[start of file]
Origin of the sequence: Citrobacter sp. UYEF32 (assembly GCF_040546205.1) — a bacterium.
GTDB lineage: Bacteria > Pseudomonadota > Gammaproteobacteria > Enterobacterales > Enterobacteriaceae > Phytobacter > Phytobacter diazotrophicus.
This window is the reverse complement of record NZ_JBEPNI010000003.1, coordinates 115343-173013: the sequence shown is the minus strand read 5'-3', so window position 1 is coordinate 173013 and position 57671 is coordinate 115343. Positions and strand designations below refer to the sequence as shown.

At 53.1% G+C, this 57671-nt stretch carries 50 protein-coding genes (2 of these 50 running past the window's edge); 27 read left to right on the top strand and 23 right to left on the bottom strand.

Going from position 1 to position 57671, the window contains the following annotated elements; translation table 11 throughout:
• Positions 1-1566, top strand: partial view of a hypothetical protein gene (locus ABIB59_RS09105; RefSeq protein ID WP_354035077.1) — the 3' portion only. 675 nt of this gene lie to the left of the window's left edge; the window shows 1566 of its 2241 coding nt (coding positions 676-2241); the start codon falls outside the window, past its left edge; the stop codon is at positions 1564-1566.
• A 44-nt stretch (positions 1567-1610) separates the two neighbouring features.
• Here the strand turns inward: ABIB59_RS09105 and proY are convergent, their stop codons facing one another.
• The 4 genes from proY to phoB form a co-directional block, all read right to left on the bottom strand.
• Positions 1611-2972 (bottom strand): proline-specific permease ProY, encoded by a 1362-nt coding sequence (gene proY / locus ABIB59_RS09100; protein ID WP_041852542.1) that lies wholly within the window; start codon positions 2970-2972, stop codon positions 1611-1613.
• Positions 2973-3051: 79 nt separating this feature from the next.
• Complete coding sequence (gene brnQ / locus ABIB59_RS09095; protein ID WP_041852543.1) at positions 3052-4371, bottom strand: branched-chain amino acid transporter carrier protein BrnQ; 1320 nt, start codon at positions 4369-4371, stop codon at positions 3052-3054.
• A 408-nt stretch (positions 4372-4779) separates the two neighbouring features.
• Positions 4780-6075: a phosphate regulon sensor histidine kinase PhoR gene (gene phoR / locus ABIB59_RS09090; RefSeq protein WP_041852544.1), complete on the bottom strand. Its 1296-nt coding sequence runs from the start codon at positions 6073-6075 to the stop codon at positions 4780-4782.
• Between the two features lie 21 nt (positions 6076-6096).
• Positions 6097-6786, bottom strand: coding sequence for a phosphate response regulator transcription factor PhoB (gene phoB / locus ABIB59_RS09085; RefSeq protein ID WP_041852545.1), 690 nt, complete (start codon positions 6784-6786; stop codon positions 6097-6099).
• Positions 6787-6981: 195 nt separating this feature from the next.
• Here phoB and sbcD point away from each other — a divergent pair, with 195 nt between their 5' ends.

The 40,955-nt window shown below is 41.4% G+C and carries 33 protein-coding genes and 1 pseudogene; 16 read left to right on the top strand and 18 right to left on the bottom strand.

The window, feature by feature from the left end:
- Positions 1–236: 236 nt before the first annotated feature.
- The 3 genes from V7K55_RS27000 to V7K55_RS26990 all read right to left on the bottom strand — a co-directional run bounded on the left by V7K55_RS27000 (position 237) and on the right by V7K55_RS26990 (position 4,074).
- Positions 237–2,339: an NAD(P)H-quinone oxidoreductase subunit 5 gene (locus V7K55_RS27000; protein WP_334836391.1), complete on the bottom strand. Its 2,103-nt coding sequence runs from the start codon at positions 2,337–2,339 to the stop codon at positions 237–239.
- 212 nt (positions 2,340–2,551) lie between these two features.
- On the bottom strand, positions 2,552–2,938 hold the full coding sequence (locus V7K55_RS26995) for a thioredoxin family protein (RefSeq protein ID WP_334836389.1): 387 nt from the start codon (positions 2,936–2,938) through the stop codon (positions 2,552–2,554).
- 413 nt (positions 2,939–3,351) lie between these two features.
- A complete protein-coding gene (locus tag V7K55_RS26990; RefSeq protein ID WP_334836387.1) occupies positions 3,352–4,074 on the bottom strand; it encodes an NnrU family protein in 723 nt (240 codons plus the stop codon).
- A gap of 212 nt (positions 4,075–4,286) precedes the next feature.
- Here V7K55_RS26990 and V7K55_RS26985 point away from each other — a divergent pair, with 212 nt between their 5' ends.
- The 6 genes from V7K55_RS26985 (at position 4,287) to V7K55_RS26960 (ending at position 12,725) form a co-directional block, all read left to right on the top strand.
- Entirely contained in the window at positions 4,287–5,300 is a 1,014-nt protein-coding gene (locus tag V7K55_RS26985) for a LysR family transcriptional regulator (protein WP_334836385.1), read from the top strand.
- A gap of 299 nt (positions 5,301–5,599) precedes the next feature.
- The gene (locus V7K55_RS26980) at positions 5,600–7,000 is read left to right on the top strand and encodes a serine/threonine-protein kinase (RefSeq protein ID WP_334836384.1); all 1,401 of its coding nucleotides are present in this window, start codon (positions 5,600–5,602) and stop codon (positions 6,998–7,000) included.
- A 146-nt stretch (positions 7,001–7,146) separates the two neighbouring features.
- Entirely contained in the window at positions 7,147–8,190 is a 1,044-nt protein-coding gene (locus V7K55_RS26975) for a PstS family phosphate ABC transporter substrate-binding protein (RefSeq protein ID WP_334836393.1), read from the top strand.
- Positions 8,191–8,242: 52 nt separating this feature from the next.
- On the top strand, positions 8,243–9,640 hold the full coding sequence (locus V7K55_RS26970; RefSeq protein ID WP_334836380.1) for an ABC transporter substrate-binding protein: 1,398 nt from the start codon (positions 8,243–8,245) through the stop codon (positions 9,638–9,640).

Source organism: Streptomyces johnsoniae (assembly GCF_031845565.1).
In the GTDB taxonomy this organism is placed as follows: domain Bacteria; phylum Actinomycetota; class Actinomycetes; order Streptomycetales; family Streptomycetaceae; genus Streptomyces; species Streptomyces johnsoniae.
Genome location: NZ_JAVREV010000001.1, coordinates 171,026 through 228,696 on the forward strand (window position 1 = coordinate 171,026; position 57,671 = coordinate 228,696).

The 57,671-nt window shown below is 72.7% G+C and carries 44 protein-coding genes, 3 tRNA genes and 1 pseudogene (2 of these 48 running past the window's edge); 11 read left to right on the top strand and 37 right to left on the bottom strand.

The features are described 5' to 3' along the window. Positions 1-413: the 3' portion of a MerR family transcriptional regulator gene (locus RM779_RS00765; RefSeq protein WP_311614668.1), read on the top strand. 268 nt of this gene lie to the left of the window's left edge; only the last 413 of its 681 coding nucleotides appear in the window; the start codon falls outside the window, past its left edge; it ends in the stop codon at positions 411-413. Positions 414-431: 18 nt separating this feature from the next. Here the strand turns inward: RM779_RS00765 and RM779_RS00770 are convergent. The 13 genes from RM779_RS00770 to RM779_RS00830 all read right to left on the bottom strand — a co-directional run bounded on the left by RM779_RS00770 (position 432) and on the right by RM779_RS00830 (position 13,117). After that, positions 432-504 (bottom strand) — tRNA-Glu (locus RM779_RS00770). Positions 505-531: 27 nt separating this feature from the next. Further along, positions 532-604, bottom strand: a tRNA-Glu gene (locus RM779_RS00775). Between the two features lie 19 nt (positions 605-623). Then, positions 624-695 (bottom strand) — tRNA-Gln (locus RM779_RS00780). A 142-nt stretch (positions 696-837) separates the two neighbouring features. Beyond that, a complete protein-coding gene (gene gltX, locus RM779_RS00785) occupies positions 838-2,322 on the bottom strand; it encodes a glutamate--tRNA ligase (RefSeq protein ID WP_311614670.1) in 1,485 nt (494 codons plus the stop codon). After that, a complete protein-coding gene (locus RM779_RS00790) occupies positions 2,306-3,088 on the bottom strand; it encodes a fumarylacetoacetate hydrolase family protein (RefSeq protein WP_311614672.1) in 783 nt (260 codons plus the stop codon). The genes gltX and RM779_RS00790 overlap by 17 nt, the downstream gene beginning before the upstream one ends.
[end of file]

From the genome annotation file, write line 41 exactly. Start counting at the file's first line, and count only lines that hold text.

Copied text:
The 57,671-nt window shown below is 72.7% G+C and carries 44 protein-coding genes, 3 tRNA genes and 1 pseudogene (2 of these 48 running past the window's edge); 11 read left to right on the top strand and 37 right to left on the bottom strand.